Remembering the Space Shuttle Challenger

On January 28, 1986, NASA’s Space Shuttle Challenger exploded, killing all seven who were on-board, including the first civilian into space. Amid the wave of tributes in recent weeks, btw remembers this tragedy and points out some lessons.


In 1972, President Richard Nixon announced the development of NASA’s space shuttle program. Unlike previous missions, the new orbital spacecraft was designed to be reusable. The first of five test launches, by the shuttle Enterprise, began in 1977. From 1981 to 2011 NASA launched 135 total missions on five different shuttle spacecraft: Columbia, Challenger, Discovery, Atlantis, and Endeavour. The Space Shuttle Challenger made its maiden flight on April 4, 1983. It averaged three missions a year, for a total of nine missions.

What Happened?

The Challenger was originally scheduled for liftoff on January 22, 1986, but equipment problems and bad weather pushed the date back. The John F. Kennedy Space Center, located along the east coast of central Florida, is the launch site for NASA’s missions. Its typically mild winters means that cold weather is not usually an issue during liftoff. (The lowest temperature on any previous liftoff had been 53 degrees.) On the morning of January 28, however, it was around 35 degrees, which caused ice to form on the launch pad. The flight was delayed again, but only by a few hours.

A little over a minute into the launch, flight commander Francis (Dick) Scobee radioed that everything was okay. Seconds later, however, spectators witnessed smoke and what appeared to be a fireball in the sky. Mission control reported that there had been an obvious malfunction. The world reacted to the tragedy with shock and sadness. President Ronald Reagan was scheduled to deliver his annual State of the Union speech that evening. Instead, he addressed the nation about the Challenger accident.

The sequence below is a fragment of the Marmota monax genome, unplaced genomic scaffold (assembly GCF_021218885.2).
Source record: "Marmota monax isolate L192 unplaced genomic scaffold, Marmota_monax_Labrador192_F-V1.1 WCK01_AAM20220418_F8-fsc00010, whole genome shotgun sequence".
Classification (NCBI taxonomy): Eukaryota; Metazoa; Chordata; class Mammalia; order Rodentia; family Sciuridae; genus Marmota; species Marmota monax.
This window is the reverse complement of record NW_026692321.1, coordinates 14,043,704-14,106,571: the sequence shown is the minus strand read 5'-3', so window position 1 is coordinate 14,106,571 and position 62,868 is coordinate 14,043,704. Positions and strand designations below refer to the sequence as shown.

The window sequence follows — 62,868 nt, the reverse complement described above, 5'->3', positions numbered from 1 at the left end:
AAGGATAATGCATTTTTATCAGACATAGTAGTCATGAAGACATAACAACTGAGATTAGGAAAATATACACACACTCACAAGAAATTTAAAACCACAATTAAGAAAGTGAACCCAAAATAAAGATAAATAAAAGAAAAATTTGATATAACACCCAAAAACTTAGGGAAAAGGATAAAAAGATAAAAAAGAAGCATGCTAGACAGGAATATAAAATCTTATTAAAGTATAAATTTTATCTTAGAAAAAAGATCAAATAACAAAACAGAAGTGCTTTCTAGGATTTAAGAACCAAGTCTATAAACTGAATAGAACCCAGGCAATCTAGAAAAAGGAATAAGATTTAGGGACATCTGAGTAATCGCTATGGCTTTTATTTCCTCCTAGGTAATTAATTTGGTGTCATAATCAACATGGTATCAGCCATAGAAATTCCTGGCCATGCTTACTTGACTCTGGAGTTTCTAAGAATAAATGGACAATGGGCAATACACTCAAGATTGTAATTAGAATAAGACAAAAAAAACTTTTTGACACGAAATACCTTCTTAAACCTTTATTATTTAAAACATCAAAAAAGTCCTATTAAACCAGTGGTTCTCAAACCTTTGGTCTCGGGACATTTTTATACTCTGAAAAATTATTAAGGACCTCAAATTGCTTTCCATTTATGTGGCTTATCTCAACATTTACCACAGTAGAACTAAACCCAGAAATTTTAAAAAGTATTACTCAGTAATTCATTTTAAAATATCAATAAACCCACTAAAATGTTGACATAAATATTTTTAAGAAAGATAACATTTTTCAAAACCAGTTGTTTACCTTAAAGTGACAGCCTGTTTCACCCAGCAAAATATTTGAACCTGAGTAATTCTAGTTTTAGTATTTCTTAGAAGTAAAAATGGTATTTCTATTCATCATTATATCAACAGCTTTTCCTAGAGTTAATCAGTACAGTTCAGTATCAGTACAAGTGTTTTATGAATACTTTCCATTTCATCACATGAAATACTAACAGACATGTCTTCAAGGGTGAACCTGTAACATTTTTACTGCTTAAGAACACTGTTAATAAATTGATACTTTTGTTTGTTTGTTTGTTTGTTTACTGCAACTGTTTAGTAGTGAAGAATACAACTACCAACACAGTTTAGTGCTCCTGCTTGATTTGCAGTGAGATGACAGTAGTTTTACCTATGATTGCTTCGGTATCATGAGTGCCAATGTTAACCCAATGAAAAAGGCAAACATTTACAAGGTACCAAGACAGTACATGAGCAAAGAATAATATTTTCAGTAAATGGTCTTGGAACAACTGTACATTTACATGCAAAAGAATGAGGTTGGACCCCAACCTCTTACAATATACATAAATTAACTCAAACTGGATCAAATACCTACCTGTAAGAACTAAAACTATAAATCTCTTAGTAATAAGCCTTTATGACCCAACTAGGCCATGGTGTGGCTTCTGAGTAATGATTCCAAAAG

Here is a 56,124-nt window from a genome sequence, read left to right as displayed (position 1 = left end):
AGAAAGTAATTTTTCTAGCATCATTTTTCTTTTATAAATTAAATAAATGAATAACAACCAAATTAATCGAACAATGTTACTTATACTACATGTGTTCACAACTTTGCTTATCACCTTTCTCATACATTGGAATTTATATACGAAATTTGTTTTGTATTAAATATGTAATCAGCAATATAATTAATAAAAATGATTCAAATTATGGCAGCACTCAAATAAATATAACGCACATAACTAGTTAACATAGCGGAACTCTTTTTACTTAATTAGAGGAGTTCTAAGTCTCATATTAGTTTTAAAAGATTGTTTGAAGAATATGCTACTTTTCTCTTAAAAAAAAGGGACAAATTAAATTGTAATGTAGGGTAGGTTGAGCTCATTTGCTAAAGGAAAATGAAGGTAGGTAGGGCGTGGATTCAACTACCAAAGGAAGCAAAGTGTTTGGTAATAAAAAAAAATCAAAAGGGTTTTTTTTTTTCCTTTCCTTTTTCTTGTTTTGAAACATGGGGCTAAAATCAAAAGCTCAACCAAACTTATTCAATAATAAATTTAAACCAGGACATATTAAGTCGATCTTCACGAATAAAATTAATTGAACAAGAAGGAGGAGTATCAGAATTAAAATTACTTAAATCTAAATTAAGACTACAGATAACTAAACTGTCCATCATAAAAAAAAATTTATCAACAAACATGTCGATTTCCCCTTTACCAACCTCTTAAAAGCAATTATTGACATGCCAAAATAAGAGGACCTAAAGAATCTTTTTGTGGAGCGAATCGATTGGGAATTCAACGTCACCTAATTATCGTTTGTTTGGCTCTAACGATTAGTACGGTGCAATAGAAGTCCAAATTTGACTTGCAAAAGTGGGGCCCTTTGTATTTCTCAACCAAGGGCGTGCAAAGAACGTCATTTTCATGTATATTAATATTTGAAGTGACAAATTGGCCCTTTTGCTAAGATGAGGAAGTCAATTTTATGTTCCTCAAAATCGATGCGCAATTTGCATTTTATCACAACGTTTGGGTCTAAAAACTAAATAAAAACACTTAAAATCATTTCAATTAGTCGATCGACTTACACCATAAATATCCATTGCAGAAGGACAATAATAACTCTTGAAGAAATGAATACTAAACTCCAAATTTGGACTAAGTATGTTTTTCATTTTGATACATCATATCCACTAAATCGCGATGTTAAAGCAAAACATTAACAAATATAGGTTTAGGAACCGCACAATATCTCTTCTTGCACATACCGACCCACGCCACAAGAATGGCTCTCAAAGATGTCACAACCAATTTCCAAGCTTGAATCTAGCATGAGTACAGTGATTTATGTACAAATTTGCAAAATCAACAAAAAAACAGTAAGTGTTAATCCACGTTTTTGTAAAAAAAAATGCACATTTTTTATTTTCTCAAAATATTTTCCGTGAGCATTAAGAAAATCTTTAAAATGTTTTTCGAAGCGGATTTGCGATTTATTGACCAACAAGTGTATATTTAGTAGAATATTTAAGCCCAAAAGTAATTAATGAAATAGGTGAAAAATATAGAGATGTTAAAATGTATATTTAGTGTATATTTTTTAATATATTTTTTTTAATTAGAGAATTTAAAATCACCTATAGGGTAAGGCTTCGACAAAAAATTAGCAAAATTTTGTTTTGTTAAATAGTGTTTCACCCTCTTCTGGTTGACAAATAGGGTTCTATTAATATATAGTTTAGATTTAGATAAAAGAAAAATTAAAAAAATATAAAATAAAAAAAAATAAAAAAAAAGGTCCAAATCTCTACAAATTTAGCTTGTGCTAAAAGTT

The Challenger disaster was NASA’s second fatal spaceflight failure. (The first, in 1967, involved three Apollo 1 astronauts who died in a launch pad fire while aboard their capsule.) But the Challenger was an accident witnessed live by the public on television. Over the years, attention on shuttle flights had begun to decline. But the NASA’s Teacher in Space Project had generated significant media attention. Social Studies teacher, Christa McAuliffe of New Hampshire had been selected from more than 11,000 applicants.

Wreath placed at the Space Mirror Memorial

Following the Day of Remembrance ceremony, a wreath was placed at the Space Mirror Memorial. Credit: © Kim Shiflett/NASA

After the disaster, the shuttle program was halted for several months. President Reagan formed a special commission to investigate the accident. Made up of 14 people, including former astronauts Neil Armstrong and Sally Ride, and Nobel Prize-winning physicist Richard Feynman, the Rogers Commission (named for U.S. Secretary of State William Rogers, who led the effort) spent the next several months collecting and examining evidence. The team laid out its findings in an official report. The failure of an O-ring was named as the official cause of the Challenger explosion. These mechanical seals are supposed to prevent hot gases from making contact with any tank containing fuel. The failure was caused by a design flaw.

The commission also named at least two significant contributing factors. The low temperature on the day of the accident compromised the effectiveness of the faulty O-rings. NASA engineers had warned officials of the risk and reportedly refused to sign the launch recommendation report required for liftoff. The fact that the engineers were ignored and decision made to go ahead with the launch, was another significant contributing factor.

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Dig Deeper Do some biographical research on at least one of the seven members who died aboard the Challenger. Write a least one paragraph detailing his or her qualifications for the mission and the training he or she went through.